Michelle Rhee Is Out

The darling of the reform movement, is Audi Five:

Rhee survived three contentious years that made her a superstar of the education reform movement and one of the longest-serving school leaders in the city in two decades. Student test scores rose, and the teachers union accepted a contract that gave the chancellor sweeping powers to fire the lowest-performing among them. 

But Rhee will leave with considerable unfinished business in her quest to improve teaching, close the worst schools and infuse a culture of excellence in a system that has been one of the nation's least effective at educating students.

My sense of this hasn't changed much since the election. I think a better politician than Adrian Fenty would have handled this a lot more deftly, and not allowed the teacher union's and "the community" to effectively become synonymous.  I strongly believe that an elected officials job isn't simply to devise solutions, but also to get a critical mass of the electorate to buy into those solutions. 

I do not doubt the strength of the teacher's unions in the District. But it's very hard for me to believe that among black parents grappling with the problems of D.C. schools there isn't some crucial portion that could have been peeled off. The inference that black District parents, en masse, are somehow more interested in making sure teachers keep their jobs, then they are in making sure their kids are able to secure jobs of their own, doesn't ring true to me.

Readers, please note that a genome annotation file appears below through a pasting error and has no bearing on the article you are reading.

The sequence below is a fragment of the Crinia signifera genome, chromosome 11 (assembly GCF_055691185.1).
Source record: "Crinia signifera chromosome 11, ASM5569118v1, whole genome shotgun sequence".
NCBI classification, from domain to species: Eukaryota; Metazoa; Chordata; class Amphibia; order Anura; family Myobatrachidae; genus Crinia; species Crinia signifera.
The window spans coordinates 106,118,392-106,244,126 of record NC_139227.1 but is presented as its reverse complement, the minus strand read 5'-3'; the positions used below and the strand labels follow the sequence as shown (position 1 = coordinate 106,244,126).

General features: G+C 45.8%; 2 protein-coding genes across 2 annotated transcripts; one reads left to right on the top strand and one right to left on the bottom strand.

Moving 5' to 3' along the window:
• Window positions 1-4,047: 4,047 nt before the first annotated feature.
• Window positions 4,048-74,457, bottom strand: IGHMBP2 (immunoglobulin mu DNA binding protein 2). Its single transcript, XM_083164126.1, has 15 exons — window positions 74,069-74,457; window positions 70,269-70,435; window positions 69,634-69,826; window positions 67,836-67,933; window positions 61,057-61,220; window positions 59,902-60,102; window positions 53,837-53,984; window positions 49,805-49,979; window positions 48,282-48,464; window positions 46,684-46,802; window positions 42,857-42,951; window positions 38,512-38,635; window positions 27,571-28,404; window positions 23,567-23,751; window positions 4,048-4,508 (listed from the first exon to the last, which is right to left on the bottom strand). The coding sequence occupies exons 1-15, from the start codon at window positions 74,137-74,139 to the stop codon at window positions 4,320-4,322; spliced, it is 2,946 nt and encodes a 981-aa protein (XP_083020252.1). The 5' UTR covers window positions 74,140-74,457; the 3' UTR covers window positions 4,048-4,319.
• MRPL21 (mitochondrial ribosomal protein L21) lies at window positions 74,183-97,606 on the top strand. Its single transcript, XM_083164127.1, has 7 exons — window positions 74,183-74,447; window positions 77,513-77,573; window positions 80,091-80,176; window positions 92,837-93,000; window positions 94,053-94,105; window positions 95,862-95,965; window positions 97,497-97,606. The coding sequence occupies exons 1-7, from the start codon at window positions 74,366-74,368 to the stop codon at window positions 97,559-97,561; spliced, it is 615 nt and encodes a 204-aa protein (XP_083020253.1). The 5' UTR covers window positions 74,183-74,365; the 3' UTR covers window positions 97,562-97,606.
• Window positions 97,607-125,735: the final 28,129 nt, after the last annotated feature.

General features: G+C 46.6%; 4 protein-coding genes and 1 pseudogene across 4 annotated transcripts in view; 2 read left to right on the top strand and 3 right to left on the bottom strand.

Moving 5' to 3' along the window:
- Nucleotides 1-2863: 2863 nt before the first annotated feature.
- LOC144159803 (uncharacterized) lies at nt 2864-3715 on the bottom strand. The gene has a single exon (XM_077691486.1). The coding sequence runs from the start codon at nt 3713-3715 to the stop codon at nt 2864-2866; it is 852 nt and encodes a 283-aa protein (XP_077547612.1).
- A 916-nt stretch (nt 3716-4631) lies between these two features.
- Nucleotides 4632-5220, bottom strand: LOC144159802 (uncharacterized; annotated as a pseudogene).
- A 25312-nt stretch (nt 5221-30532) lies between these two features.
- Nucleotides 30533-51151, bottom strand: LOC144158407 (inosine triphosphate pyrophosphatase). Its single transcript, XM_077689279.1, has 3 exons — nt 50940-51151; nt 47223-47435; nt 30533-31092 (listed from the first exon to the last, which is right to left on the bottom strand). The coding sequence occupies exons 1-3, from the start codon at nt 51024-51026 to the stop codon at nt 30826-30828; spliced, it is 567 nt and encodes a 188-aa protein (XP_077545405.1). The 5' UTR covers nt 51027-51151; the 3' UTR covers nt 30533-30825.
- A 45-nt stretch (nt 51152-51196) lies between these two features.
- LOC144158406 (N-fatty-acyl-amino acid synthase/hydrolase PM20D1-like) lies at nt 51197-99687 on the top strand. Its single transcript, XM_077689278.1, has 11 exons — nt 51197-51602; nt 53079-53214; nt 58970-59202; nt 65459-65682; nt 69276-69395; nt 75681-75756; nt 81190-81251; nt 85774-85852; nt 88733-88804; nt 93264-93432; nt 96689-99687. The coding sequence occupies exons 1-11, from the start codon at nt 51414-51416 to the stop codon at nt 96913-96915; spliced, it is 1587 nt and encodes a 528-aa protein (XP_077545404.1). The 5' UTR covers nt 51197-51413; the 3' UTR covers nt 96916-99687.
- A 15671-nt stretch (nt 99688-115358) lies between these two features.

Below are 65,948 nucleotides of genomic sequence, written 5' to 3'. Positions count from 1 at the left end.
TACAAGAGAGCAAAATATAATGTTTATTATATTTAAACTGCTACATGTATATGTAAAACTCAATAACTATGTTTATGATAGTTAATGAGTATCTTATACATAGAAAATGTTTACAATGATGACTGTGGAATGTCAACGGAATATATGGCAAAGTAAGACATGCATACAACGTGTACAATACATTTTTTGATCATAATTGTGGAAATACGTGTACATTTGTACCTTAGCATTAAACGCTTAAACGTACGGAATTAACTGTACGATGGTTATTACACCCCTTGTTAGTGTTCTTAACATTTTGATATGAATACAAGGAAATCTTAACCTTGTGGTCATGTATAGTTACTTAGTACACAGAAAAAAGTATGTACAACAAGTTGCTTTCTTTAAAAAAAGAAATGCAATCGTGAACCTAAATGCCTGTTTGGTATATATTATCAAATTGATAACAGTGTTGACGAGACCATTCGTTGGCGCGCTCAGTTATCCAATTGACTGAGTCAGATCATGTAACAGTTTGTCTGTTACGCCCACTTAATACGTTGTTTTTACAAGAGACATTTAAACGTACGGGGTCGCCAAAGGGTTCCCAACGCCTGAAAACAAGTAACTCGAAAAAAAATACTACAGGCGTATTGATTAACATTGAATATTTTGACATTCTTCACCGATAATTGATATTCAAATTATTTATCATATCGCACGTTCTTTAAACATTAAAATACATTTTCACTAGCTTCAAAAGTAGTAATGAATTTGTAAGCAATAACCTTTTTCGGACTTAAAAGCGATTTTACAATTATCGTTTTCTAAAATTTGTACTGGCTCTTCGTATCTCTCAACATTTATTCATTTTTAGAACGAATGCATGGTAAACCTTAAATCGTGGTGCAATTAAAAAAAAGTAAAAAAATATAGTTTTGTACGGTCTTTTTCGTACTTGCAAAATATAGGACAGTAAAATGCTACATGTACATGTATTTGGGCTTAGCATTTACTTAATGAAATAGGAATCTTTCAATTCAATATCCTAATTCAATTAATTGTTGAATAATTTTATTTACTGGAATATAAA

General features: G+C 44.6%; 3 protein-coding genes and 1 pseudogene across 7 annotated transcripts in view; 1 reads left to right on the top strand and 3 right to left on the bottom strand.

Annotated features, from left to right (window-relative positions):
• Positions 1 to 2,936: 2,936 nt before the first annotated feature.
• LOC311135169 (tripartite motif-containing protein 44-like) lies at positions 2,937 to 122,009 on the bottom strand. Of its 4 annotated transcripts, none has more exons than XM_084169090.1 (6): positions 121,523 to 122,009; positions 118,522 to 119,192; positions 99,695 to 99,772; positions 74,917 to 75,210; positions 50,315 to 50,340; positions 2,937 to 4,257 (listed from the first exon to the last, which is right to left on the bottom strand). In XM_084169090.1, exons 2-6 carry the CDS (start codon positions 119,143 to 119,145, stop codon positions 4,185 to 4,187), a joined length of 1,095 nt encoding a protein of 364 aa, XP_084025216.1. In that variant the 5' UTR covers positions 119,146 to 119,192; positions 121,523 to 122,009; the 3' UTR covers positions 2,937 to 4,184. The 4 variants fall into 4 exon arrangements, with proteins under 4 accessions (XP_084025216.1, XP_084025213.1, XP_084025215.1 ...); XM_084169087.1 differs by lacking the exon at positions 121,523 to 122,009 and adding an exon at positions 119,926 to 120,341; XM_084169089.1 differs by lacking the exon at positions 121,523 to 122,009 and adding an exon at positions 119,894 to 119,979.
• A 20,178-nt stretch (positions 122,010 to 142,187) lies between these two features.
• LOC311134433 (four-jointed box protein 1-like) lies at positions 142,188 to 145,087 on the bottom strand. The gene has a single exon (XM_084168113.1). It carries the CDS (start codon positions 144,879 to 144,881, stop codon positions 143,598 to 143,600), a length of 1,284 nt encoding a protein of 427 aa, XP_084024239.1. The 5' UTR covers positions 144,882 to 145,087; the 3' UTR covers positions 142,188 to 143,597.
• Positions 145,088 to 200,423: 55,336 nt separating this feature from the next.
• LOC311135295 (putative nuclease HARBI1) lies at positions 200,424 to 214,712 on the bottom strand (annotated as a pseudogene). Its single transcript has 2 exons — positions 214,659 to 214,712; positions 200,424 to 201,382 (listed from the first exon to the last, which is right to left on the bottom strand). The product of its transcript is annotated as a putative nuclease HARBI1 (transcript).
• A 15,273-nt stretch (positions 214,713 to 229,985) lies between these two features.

There are reformers in Harlem too, many of them calling for--and executing--the exact same kind of accountability measures. Surely, Courtland Milloy's race-baiting invective (along with his rightfully pilloried sense that government exists to provide jobs instead of services) represents one black Washington. But it doesn't represent all of black Washington, any more (to take it back to Adam) than the Tea Party represent all of "real America."

With that said, I think we should be really careful about signaling the death knell for school reform. A smart mayor, would find a head for D.C.'s schools who could build on the good work that Rhee has done, and convert those natural community constituencies for school reform into allies.

We'll soon see if Vincent Gray is that mayor.
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Ta-Nehisi Coates is a national correspondent at The Atlantic, where he writes about culture, politics, and social issues. He is the author of the memoir The Beautiful Struggle.

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